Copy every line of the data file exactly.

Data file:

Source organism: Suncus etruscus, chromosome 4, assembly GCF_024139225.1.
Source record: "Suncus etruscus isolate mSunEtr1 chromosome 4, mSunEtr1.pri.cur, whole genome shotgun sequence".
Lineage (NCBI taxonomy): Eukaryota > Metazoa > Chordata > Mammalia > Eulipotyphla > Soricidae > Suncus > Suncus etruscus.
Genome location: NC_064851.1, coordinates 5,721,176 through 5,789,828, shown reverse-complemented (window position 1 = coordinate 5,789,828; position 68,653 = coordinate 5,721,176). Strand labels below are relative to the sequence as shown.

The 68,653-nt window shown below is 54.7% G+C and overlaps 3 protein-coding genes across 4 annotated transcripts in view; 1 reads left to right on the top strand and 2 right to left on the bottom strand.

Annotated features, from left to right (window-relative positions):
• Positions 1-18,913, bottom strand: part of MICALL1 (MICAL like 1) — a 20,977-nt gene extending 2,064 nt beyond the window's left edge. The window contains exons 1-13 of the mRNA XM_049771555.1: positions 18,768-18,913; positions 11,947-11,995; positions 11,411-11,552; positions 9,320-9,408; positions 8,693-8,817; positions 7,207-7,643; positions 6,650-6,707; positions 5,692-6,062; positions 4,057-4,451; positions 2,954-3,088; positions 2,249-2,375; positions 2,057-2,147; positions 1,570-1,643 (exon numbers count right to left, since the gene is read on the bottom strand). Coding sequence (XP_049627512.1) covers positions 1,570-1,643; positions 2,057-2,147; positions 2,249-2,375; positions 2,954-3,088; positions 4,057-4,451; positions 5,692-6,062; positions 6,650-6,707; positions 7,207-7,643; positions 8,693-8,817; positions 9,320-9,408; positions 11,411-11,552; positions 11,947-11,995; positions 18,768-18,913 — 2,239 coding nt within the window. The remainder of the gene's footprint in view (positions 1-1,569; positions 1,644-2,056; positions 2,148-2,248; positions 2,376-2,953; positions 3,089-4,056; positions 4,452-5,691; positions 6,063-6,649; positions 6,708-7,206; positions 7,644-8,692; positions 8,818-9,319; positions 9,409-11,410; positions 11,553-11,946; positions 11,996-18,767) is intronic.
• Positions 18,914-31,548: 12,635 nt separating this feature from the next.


Source organism: Suncus etruscus, chromosome 4, assembly GCF_024139225.1.
Source record: "Suncus etruscus isolate mSunEtr1 chromosome 4, mSunEtr1.pri.cur, whole genome shotgun sequence".
Lineage (NCBI taxonomy): Eukaryota > Metazoa > Chordata > Mammalia > Eulipotyphla > Soricidae > Suncus > Suncus etruscus.
Genome location: NC_064851.1, coordinates 5,721,176 through 5,789,828, shown reverse-complemented (window position 1 = coordinate 5,789,828; position 68,653 = coordinate 5,721,176). Strand labels below are relative to the sequence as shown.

The 68,653-nt window shown below is 54.7% G+C and overlaps 3 protein-coding genes across 4 annotated transcripts in view; 1 reads left to right on the top strand and 2 right to left on the bottom strand.

Annotated features, from left to right (window-relative positions):
• Positions 1-18,913, bottom strand: part of MICALL1 (MICAL like 1) — a 20,977-nt gene extending 2,064 nt beyond the window's left edge. The window contains exons 1-13 of the mRNA XM_049771555.1: positions 18,768-18,913; positions 11,947-11,995; positions 11,411-11,552; positions 9,320-9,408; positions 8,693-8,817; positions 7,207-7,643; positions 6,650-6,707; positions 5,692-6,062; positions 4,057-4,451; positions 2,954-3,088; positions 2,249-2,375; positions 2,057-2,147; positions 1,570-1,643 (exon numbers count right to left, since the gene is read on the bottom strand). Coding sequence (XP_049627512.1) covers positions 1,570-1,643; positions 2,057-2,147; positions 2,249-2,375; positions 2,954-3,088; positions 4,057-4,451; positions 5,692-6,062; positions 6,650-6,707; positions 7,207-7,643; positions 8,693-8,817; positions 9,320-9,408; positions 11,411-11,552; positions 11,947-11,995; positions 18,768-18,913 — 2,239 coding nt within the window. The remainder of the gene's footprint in view (positions 1-1,569; positions 1,644-2,056; positions 2,148-2,248; positions 2,376-2,953; positions 3,089-4,056; positions 4,452-5,691; positions 6,063-6,649; positions 6,708-7,206; positions 7,644-8,692; positions 8,818-9,319; positions 9,409-11,410; positions 11,553-11,946; positions 11,996-18,767) is intronic.
• Positions 18,914-31,548: 12,635 nt separating this feature from the next.